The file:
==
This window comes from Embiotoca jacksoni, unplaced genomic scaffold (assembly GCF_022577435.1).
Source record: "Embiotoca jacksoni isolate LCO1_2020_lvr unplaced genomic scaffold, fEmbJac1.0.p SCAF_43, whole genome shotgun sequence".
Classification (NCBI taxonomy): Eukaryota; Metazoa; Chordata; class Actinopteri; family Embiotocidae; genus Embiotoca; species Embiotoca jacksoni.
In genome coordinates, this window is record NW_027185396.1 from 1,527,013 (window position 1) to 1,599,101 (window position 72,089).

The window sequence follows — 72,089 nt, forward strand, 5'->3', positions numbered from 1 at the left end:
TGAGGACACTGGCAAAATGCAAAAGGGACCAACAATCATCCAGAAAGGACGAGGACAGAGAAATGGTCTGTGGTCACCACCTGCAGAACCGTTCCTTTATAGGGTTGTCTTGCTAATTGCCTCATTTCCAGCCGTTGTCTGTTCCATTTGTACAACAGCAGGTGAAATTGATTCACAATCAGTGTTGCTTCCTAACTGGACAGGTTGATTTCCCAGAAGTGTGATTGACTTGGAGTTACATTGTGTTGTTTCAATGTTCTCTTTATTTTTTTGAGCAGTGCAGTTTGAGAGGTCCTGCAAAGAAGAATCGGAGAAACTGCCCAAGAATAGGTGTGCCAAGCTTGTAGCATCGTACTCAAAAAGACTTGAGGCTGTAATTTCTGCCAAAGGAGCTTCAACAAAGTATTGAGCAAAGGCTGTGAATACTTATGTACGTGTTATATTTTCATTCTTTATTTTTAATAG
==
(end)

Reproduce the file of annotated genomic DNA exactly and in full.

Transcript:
This window comes from Embiotoca jacksoni, unplaced genomic scaffold (assembly GCF_022577435.1).
Source record: "Embiotoca jacksoni isolate LCO1_2020_lvr unplaced genomic scaffold, fEmbJac1.0.p SCAF_43, whole genome shotgun sequence".
Classification (NCBI taxonomy): Eukaryota; Metazoa; Chordata; class Actinopteri; family Embiotocidae; genus Embiotoca; species Embiotoca jacksoni.
In genome coordinates, this window is record NW_027185396.1 from 1,527,013 (window position 1) to 1,599,101 (window position 72,089).

The window sequence follows — 72,089 nt, forward strand, 5'->3', positions numbered from 1 at the left end:
TGAGGACACTGGCAAAATGCAAAAGGGACCAACAATCATCCAGAAAGGACGAGGACAGAGAAATGGTCTGTGGTCACCACCTGCAGAACCGTTCCTTTATAGGGTTGTCTTGCTAATTGCCTCATTTCCAGCCGTTGTCTGTTCCATTTGTACAACAGCAGGTGAAATTGATTCACAATCAGTGTTGCTTCCTAACTGGACAGGTTGATTTCCCAGAAGTGTGATTGACTTGGAGTTACATTGTGTTGTTTCAATGTTCTCTTTATTTTTTTGAGCAGTGCAGTTTGAGAGGTCCTGCAAAGAAGAATCGGAGAAACTGCCCAAGAATAGGTGTGCCAAGCTTGTAGCATCGTACTCAAAAAGACTTGAGGCTGTAATTTCTGCCAAAGGAGCTTCAACAAAGTATTGAGCAAAGGCTGTGAATACTTATGTACGTGTTATATTTTCATTCTTTATTTTTAATAG